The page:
New mountain mural promotes reading at RMES

David Peck

When Rocky Mountain Elementary School principal Betsy Sammons needed a way to stimulate interest in the school’s new accelerated reading program, she and her leadership team came up with a very graphic, illustrative way to promote the program: a mural of a mountain in the school library.

But who could paint it, they wondered. Sammons had done some mural work herself in the past, but this was a big project. Then librarian Dorine Strom had an idea: why not ask the high school art program?

The idea was a winner. Longtime Rocky Mountain Middle/High School art teacher Berta Newton agreed to tackle the project, and once she started work over the Christmas break, it only took Newton and assistant Angelina Mason, a senior at RMHS, two days to complete the work.

“She’s in the Rocky Mountain High School Art Club,” Newton said of Mason. “She’s the one art club member who came over to help me, the one person I could get because everybody was gone for Christmas. It worked out.”

“We were trying to come up with an idea and have it in the library so the kids could see it just to promote reading,” Sammons said. “I asked Dorine if we could do it in the library, and she came up with the idea. I said I wanted to do a mural of some sort to move the kids along, and Dorine came up with idea of the mountain. She contacted Berta, and Berta came up with this beautiful landscape, and we went with it.”

Accelerated reading

Sammons explained that the accelerated reading program motivates students to read by offering them rewards via a point system based on answers to a quiz taken about each book read. She restarted the program after it had been dormant for a few years, beginning with the summer reading program under the guidance of literacy outreach coordinator Lacey Bassett. Each student was given three books to read over the summer, based on grade level, and points were awarded based on their knowledge of the book they read.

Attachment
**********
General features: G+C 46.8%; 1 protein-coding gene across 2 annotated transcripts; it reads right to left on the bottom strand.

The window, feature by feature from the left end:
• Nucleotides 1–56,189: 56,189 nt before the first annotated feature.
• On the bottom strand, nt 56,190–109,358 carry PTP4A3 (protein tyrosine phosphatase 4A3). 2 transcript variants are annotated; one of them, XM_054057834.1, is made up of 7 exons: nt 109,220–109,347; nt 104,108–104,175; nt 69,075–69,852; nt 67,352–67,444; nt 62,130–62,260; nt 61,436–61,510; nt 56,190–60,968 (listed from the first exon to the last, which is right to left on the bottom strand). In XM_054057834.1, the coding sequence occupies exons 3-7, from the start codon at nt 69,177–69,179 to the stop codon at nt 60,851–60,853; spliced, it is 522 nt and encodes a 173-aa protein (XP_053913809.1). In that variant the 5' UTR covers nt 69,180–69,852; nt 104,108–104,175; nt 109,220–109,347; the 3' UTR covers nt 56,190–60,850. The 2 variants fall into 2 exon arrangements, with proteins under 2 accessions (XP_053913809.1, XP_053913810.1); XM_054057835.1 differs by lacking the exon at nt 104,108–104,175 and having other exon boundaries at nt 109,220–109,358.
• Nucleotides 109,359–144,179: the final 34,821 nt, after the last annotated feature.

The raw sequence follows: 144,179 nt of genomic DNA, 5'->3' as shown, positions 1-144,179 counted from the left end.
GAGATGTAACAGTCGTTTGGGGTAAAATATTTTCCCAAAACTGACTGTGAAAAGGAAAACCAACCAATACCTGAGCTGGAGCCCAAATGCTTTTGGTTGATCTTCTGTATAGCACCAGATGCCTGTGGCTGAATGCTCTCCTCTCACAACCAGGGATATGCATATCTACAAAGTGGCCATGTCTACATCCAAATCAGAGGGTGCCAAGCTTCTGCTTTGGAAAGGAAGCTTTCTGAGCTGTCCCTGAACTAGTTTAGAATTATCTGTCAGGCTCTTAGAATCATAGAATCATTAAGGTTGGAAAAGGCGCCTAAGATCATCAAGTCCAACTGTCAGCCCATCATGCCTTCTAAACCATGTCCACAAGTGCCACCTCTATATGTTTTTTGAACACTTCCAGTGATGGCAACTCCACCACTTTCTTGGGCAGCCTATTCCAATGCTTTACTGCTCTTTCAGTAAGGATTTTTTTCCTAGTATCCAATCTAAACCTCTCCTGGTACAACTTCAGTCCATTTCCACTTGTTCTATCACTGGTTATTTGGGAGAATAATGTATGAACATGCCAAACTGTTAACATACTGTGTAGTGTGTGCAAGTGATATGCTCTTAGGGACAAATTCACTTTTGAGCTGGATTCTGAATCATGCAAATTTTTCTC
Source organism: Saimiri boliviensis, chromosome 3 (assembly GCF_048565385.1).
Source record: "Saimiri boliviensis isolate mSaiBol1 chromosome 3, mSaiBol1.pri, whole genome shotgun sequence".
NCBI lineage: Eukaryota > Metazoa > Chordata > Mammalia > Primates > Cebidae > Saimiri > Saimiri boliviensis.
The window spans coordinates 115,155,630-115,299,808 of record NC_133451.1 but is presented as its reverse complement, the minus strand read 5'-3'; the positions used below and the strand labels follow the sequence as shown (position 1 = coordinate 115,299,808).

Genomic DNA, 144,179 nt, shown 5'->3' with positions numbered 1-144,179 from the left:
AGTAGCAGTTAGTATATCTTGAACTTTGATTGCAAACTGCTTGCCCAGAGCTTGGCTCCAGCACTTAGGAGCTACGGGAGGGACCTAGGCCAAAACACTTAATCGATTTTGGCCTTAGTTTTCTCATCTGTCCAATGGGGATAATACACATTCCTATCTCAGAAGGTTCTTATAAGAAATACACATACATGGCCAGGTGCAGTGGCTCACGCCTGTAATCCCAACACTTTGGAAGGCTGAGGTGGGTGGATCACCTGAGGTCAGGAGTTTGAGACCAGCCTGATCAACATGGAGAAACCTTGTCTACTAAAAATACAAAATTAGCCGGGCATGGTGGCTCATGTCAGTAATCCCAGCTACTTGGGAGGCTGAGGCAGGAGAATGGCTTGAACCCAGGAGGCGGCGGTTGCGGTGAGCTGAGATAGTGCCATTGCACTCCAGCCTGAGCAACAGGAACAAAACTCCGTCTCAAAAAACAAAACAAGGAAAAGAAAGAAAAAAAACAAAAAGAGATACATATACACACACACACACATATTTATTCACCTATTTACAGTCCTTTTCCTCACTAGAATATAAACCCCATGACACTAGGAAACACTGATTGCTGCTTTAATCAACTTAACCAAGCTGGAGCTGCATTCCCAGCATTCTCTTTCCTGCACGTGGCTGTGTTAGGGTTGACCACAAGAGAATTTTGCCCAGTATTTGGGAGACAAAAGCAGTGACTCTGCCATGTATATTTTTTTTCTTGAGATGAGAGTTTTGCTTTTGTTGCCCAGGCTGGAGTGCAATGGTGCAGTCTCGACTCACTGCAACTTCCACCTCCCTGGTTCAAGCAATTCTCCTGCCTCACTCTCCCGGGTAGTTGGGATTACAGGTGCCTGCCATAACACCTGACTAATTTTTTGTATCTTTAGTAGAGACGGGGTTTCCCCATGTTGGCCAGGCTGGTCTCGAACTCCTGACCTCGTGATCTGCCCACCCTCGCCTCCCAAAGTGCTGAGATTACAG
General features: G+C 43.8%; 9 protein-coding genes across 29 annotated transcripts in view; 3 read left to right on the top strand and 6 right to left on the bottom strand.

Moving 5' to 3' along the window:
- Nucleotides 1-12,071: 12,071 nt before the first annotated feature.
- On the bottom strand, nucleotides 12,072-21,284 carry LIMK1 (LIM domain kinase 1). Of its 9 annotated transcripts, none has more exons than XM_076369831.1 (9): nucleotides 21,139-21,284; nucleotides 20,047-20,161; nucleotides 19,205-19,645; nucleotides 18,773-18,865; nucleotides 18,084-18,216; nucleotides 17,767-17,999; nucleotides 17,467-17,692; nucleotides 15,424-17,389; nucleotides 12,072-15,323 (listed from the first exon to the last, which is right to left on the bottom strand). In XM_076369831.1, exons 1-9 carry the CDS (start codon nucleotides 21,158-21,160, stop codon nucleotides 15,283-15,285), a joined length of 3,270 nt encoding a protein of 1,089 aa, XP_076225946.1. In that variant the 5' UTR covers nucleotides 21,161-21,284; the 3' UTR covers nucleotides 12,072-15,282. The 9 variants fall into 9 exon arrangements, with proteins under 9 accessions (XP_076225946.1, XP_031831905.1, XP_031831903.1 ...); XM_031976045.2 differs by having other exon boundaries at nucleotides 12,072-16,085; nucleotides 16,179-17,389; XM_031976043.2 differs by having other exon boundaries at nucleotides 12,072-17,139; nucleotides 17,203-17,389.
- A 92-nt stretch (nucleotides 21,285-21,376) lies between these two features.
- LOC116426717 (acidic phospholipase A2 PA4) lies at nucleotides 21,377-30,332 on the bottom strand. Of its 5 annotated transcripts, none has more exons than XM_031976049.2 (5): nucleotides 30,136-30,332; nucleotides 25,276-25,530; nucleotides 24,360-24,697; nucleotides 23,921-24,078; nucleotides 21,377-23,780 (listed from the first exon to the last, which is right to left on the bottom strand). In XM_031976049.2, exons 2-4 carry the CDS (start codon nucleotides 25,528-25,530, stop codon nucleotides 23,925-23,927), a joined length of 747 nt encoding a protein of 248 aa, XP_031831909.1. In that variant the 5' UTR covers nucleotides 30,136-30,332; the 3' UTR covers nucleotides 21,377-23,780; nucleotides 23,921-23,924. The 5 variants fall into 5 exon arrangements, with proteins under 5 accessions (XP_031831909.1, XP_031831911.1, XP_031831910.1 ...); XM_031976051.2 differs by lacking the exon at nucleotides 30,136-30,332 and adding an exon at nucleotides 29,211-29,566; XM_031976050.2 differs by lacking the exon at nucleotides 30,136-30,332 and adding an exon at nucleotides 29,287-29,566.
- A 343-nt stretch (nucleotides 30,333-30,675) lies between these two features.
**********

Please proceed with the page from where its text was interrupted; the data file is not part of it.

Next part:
“We were just trying to make it big again and incentivize kids to read good books, so now they read these books and they can take a quiz on it and they earn points. They earn a dog tag for every 10 points, and now they get to move on the mountain. It’s just an incentive to get kids reading. We don’t attach grades or anything like that to it. It is open to kids at every level. You can have parents read books to the kids, they can listen to books – just however they want to go about it.”

Strom, as school librarian, will run the program going forward.

Moving up the mountain – via the new mural in the library – is a visual stimulus for the young readers even more popular than a bowling outing or pizza party, which they enjoyed during the summer program, Sammons said, or the dog tags, which got the kids “really fired up” after the first trimester.

Sammons said fifth-grade teacher Pat Winland ran an AR program
last school year and is a “big fan” of the program, and she said Burlington used a painting of a castle to represent students ascending with AR points.

“I wanted to do something similar to that, that went more with us, though,” Sammons said. “My leadership team met, and we talked about what kind of thing we wanted, and we thought, ‘mountain.’”

The mural

The idea for the mountain mural was formed in around October, Sammons said, and it took Newton several weeks to get the project underway due to some life events. She finally had the time during the Christmas break. For Sammons, that timing was perfect.

“My goal was Christmas break, because we just really got our AR reading and rewarding kicked off at the end of trimester one at the end of November, and we rewarded the kids for that,” Sammons said. “You could tell kids wanted to start doing it. The kids that got rewarded, it made a big difference, and we wanted everybody to be involved. That’s why we did the mural.”